Oh dear, where have I been?
Pedalling out of Vang Vieng - bratpacker capital of Laos - past rice paddies and limestone karsts, receiving high fives in the saddle from little girls as I go. Scrambling round caves with glittery stalactites. All with lame back (cares to the wind, etc) which has finally stopped giving me grief.
Inadvertently gatecrashing a Laotian couple's valentine's dinner... at a bustling restaurant I spy what appears to be a communal table where people are waiting for it to be cleared. I wait too. The tables are cleared, separated, and there are two couples, two tables... and me! I share a table with the gracious Seng and Vern (who look about 12 years old but are, in fact, married with a six and seven year old!).
Bumping along potholes where roads should be, in sawngthaew (literally, 'two rows', in the back of a small truck). Trips are invariably long, hot, dusty and shared with whole communities, bags of rice and fresh produce, including live fish flapping in plastic bags. Eating en route is a prerequisite: street vendors shove bunches of radishes inside the truck anytime it slows and serve full-bowl meals during short river-crossings by barge. Old ladies chew betel and small boys pee on your leg (who needs nappies when your floor is dirt?) while the whole truck talks about the 'falang' (you) in Lao/Khmer, with much giggling. Still, this is first class compared with travel by motorbike, where whole families with sleeping babies, pigs, bookshelves and birdcages squeeze aboard.
Adventuring 'in the sticks' in southern Laos. After visiting the country's most significant ruins, a Canadian traveller and I baulked at a $10, one-hour return trip by chartered sawngthaew (a case of becoming accustomed to the local economy, the trip out there costing $1.50) and hoofed it before eventually flagging a lift in the back of a ute with some Chinese tourists - gratis. Ha!
Making my own (faltering) way off the beaten track... the Bolaven Plateau where I found my own private waterfalls and swimming holes replete with bamboo raft. There, after finally finding the only guesthouse in town, I drank beers with 'Bang', a teacher on the plateau (the only English speaker in town?) and a couple of Spanish blokes. After sharing his frustration at kids' lack of literacy/attendance at school etc, Bang gratefully received the books I bought in Luang Prabang for just this moment.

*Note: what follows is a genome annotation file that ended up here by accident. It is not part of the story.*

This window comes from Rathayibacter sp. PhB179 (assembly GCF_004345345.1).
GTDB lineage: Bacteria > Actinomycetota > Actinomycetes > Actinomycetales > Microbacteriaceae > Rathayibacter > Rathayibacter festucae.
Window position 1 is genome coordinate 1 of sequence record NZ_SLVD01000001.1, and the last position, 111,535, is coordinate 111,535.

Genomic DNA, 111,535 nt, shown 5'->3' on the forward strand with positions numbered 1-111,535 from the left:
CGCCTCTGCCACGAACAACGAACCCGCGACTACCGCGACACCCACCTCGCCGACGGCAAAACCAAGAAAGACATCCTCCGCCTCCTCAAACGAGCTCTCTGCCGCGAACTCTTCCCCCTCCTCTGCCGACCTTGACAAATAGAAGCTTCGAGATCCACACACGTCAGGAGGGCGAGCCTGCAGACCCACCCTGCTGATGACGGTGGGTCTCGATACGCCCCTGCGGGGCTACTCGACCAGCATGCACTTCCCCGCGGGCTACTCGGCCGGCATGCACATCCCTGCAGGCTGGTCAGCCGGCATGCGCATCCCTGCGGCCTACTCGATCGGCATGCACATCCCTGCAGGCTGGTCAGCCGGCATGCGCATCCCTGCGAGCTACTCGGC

Hammock swinging in 'Four Thousand Islands' in the south of Laos with the emerald Mekong at my bungalow door. Bouncing along shady dirt paths by bike, dodging chickens, pigs and tail-less cats to gush over South East Asia's largest waterfalls before taking a quick dip at a river beach. Kayaking through the islands with a bunch of Spanish travellers. Sampling the national pride (BeerLao) as the sun sets over rice paddies where water buffalo graze.
Marvelling at crumbly Khmer ruins flanked with frangipani while propping the Cambodian economy with rampant spending after the glory days of low-cost Laos. Thankfully, options for 'conscientious' spending abound; I've directed my riel to support landmine victims, former street kids and people with a disability to support themselves. Also visited a wildlife conservation centre where I met the cutest ever baby leopards.
Continuing the food tour... organic mulberry pancakes with honey, butter and fresh lime; MYO spring rolls w loadsa herbs and dipping sauces; double espressos (AM) and BeerLao (PM); lychees, pineapple, mango, rambutan, dragonfruit etc; amok (steamed fish w lemongrass and coconut in a banana leaf); banana flower salad; pork, pineapple and coconut curry soup... too many temptations, too few mealtimes!
Ah, and Vietnam awaits. Bring on the nem (spring rolls)!
PS: have finally started downloading photos - to DVD, but of course can't find an internet cafe with a DVD reader I can use, so the wait for pictorial evidence that I've actually left Australia continues!